The completion of the capital campaign in 2010,  launch of our Bridges to Work program in 2010 and opening of our Overnight Respite Program in 2012 are evidence of our ability to achieve our goals and objectives. The  response to our programs is overwhelmingly positive. We believe our foundation is strong, and with careful planning, our future is bright.
Friendship Home measures individual and program progress (program growth, opportunities offered, individual attainment of goals such as jobs, engagement in social activities, etc.) to determine the success of existing services.  
Organizational success is measured by financial performance compared to budget, growth in Circle of Friends, quantity and quality of collaborative partnerships, and stakeholder satisfaction.  We measure revenue source breakdown (contracts and fees for service vs. donations),  fundraising efficiency, and financial stability and strength (level of reserves, cashflow, etc.).

5. What have and haven’t you accomplished so far?

Friendship Home achieved our long-term goal of completing The Home with a Heart, a 14,000-sq.-ft.  respite and activity center in 2010. The primary goal of our co-founders was to develop an overnight respite program, which utilizes the two 5-bedroom respite units on the upper level and a daily resource center and  social/recreational activity room on the lower level. Although we anticipated ongoing fundraising efforts, the Board further expected that some of the programs would be funded through state contracts and fees for service.
Friendship Home launched our Bridges to Work vocational program in 2010 with 4 program participants and a very small budget (less than $10,000).  The program has grown to serve 57 individuals with a budget of approximately $750,000.  The core program is fully supported by contracts with the Massachusetts Department of Developmental Services.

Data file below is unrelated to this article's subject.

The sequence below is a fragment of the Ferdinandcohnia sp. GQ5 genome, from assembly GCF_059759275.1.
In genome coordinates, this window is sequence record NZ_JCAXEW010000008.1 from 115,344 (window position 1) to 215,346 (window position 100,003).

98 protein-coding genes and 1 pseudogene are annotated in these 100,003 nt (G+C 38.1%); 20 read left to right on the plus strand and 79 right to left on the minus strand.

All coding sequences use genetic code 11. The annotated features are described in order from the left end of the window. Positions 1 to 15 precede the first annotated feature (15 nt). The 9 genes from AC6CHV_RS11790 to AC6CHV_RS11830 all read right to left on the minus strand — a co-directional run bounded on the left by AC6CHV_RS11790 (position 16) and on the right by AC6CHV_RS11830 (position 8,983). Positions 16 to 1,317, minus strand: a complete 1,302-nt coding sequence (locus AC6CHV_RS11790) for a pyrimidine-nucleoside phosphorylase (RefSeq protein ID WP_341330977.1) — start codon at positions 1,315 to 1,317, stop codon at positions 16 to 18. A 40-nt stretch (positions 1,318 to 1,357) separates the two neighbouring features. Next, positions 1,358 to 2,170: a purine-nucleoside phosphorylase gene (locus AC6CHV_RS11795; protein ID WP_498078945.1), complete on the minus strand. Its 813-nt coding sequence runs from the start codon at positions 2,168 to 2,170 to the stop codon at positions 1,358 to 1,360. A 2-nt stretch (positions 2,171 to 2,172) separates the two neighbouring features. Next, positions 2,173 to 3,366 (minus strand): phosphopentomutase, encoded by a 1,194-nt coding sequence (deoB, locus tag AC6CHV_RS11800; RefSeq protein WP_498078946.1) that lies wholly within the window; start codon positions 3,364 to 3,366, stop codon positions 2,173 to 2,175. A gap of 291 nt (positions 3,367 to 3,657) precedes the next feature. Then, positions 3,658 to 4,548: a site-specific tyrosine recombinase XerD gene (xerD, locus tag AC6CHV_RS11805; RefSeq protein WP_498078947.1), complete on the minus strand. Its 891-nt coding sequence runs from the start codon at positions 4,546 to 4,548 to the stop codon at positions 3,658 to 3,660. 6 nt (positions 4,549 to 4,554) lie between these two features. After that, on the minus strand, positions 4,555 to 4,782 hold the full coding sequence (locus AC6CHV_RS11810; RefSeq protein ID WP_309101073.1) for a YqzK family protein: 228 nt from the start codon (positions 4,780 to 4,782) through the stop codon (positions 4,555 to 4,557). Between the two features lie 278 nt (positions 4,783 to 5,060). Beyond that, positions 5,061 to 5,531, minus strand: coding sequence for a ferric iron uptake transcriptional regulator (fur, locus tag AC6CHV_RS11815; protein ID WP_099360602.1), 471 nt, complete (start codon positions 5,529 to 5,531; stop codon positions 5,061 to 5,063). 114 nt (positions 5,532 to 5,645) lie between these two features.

Our Home Away from Home overnight respite program was launched when the second floor build-out was completed in Spring 2012.  We have hosted more than 74 individuals with developmental disabilities for overnights, weekends and week-long retreats while their families received much needed rest. Both 5-bedroom units are fully booked on weekends, and the program opens for week-long stays as requested by families.  The program has a contract with DDS that covers 25% of program costs at this level of utilization.  We will need ongoing fundraising efforts to fund the balance.  Families report that this is a critical service, and guests report feeling more independent and can't wait to stay.
Our biggest current challenge is that we need additional space for our growing Bridges to Work program and seek a business partner  that would provide training opportunities for participants as well as income for our program.  Although we do not have debt, we have limited reserves to invest in such a venture. Our plan is to work with advisers and collaborators to help with this initiative.